Slow start for Bears' Jeffery in return against Packers
It's not that the Bears forgot Pro Bowl wide receiver Alshon Jeffery was back on the field after serving a four-game suspension for violating the league's policy on performance enhancing drugs.
The Packers knew it as well, and they adjusted their coverage accordingly. That's why Jeffery had no catches through three quarters and was targeted just twice.
"Once we got back to the bench and looked at the (pictures), you could tell," wide receiver Cam Meredith said. "So we just knew other people were going to have to make plays."
Meredith took advantage of the Packers' preoccupation with Jeffery with a game-best 9 catches for 104 yards, his third 100-yard day of the season. Deonte Thompson added 8 catches for 110 yards, by far his biggest day in five NFL seasons. Bellamy only caught 1 pass, but it was for a 10-yard touchdown, his first of the season, which started the Bears' scoring.
On his TD, Bellamy caught the ball near the line of scrimmage and ran over Packers cornerback Damarious Randall at the four-yard line to reach the end zone.
"I couldn't let that one guy get me down," Bellamy said.
Early in the fourth quarter, Jeffery finally made his presence felt. He caught back-to-back passes of 23 and 27 yards and one play later an 8-yard TD, just his second of the season. He finished with 6 catches for 89 yards and, despite missing four games, leads the Bears with 719 receiving yards, 27 more than Meredith's 692.
"They were rotating (a safety) to his side," quarterback Matt Barkley said of the Packers' frequent double-teaming of Jeffery. "They were playing some different looks. But he was making plays when the ball came to him."
Missed tackles were a noticeable problem for a Bears defense that was gashed for a season-worst 226 rushing yards on just 23 attempts, a brutal 9.8-yard average.
The Packers came in ranked 22nd in rushing yards.
"Obviously when you've got that many rush yards, there's an issue," coach John Fox said. "It was one of the things we talked about that was going to have to happen to win the game, (but) we came up short."
Packers hybrid running back/wide receiver Ty Montgomery frequently made Bears tacklers look bad.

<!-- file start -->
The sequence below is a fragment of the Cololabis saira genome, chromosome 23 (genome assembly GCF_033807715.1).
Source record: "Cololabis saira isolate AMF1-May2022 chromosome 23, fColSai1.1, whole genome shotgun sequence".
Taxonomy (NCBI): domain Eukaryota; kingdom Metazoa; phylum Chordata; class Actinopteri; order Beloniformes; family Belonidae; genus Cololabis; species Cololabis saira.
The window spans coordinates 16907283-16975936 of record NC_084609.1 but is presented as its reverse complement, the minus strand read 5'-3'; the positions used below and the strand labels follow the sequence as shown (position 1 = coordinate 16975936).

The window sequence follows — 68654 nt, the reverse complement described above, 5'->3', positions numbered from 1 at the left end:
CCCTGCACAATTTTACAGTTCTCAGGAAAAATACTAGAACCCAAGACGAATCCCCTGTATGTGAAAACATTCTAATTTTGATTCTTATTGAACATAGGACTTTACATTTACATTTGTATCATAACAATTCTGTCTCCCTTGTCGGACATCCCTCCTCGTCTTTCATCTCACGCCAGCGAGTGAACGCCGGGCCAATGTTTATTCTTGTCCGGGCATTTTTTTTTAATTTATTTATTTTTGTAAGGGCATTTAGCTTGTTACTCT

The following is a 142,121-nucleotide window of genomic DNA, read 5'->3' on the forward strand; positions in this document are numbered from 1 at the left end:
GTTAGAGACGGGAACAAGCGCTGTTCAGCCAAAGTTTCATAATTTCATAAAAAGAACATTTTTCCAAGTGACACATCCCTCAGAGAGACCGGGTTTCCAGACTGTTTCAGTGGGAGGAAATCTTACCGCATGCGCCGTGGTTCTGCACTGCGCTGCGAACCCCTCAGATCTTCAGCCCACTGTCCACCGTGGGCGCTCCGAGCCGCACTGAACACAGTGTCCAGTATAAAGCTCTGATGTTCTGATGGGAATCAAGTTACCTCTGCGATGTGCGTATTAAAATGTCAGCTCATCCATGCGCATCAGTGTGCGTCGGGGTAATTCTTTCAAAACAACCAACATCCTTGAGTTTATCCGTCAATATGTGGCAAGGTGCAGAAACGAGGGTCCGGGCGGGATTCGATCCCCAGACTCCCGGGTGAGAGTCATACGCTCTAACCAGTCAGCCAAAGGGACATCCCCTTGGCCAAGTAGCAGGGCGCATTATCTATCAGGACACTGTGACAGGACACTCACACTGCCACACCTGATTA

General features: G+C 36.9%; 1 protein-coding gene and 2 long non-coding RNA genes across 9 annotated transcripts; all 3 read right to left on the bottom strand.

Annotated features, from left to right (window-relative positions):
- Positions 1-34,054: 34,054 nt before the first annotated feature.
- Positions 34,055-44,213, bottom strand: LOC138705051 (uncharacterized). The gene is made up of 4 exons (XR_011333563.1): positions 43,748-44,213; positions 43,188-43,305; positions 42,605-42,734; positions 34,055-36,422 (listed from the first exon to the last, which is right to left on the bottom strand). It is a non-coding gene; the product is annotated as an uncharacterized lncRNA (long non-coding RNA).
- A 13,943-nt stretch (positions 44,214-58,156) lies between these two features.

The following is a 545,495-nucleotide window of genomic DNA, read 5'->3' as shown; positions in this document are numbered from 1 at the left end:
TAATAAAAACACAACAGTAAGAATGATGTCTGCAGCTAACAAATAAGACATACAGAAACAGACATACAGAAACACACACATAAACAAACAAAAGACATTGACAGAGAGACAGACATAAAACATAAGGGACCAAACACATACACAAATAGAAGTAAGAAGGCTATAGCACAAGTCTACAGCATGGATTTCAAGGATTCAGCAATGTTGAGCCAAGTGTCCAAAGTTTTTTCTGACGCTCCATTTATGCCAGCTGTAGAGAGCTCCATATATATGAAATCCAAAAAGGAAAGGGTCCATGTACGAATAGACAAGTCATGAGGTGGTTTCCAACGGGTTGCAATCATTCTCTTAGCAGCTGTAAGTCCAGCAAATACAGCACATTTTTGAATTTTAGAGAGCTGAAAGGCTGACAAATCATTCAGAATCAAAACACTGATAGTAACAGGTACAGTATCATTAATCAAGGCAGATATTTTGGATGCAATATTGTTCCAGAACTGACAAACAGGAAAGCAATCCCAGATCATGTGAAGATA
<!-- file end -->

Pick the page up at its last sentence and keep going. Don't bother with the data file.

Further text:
On his 4-yard run to open the scoring, Montgomery easily ran through cornerback Tracy Porter's arm tackle. On Montgomery's 61-yard run on the first play of the second quarter, inside linebacker John Timu missed him near the line of scrimmage and inside linebacker Nick Kwiatkoski and outside linebacker Leonard Floyd had opportunities just a few yards downfield. Later in the same quarter, Montgomery brought multiple tacklers along for the ride on his 32-yard pickup.
Even the Packers' recently acquired, free-agent backup running back Christine Michael got in on the action, shedding Cre'Von LeBlanc just beyond the line of scrimmage en route to a 42-yard touchdown run.
Rookie Jordan Howard easily zipped past the 1,000-yard mark, picking up 90 yards on 17 carries (5.3-yard average) and scoring on a 9-yard run.
He leads the team with 6 rushing touchdowns and 7 total TDs and has 1,059 rushing yards on 211 carries for a 5.0-yard average.
"He's a tough kid," center Cody Whitehair said. "He runs the ball hard, just a great character guy, never lets up and just keeps his feet moving."
By the numbers:
There were 16,536 no-shows at Soldier Field, where the game-time temperature was 11 degrees with a wind-chill of minus-4. … The Bears-Packers series is now even at 94-94-6 for the first time since 1933. In 1992, the Bears held a 25-game lead. Since then, with Brett Favre and Aaron Rodgers quarterbacking the Packers, they have gone 38-13 vs. the Bears.
Sitting it out:
Sunday's inactives included nose tackle Eddie Goldman (ankle), who didn't practice all week and was listed as "questionable;" wide receiver Eddie Royal (toe), cornerbacks Bryce Callahan (knee) and Johnthan Banks (ankle), safety DeAndre Houston-Carson, offensive lineman Matt McCants and tight end MyCole Pruitt.
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